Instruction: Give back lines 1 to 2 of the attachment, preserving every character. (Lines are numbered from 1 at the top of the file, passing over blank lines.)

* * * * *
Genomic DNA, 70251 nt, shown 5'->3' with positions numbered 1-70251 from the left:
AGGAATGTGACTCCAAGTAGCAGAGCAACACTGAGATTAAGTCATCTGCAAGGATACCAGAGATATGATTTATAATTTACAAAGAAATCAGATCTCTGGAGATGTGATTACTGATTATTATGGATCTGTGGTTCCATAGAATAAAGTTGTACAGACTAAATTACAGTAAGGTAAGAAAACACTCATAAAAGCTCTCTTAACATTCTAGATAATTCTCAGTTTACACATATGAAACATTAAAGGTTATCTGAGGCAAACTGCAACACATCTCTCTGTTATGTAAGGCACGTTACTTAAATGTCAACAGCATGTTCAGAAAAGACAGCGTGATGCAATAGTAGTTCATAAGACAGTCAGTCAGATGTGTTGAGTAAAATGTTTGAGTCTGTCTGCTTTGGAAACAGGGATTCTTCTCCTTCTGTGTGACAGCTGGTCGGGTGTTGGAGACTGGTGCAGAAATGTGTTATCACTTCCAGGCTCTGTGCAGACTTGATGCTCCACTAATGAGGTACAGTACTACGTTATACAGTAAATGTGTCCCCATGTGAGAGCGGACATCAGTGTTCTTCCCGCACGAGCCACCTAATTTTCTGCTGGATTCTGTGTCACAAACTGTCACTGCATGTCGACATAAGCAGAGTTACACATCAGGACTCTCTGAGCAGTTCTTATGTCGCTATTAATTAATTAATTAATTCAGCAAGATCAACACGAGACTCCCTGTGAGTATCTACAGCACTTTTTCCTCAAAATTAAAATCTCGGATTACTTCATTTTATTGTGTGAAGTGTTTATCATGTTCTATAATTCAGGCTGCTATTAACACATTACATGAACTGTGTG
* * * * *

Genomic DNA, 70251 nt, shown 5'->3' with positions numbered 1-70251 from the left:
AGGAATGTGACTCCAAGTAGCAGAGCAACACTGAGATTAAGTCATCTGCAAGGATACCAGAGATATGATTTATAATTTACAAAGAAATCAGATCTCTGGAGATGTGATTACTGATTATTATGGATCTGTGGTTCCATAGAATAAAGTTGTACAGACTAAATTACAGTAAGGTAAGAAAACACTCATAAAAGCTCTCTTAACATTCTAGATAATTCTCAGTTTACACATATGAAACATTAAAGGTTATCTGAGGCAAACTGCAACACATCTCTCTGTTATGTAAGGCACGTTACTTAAATGTCAACAGCATGTTCAGAAAAGACAGCGTGATGCAATAGTAGTTCATAAGACAGTCAGTCAGATGTGTTGAGTAAAATGTTTGAGTCTGTCTGCTTTGGAAACAGGGATTCTTCTCCTTCTGTGTGACAGCTGGTCGGGTGTTGGAGACTGGTGCAGAAATGTGTTATCACTTCCAGGCTCTGTGCAGACTTGATGCTCCACTAATGAGGTACAGTACTACGTTATACAGTAAATGTGTCCCCATGTGAGAGCGGACATCAGTGTTCTTCCCGCACGAGCCACCTAATTTTCTGCTGGATTCTGTGTCACAAACTGTCACTGCATGTCGACATAAGCAGAGTTACACATCAGGACTCTCTGAGCAGTTCTTATGTCGCTATTAATTAATTAATTAATTCAGCAAGATCAACACGAGACTCCCTGTGAGTATCTACAGCACTTTTTCCTCAAAATTAAAATCTCGGATTACTTCATTTTATTGTGTGAAGTGTTTATCATGTTCTATAATTCAGGCTGCTATTAACACATTACATGAACTGTGTG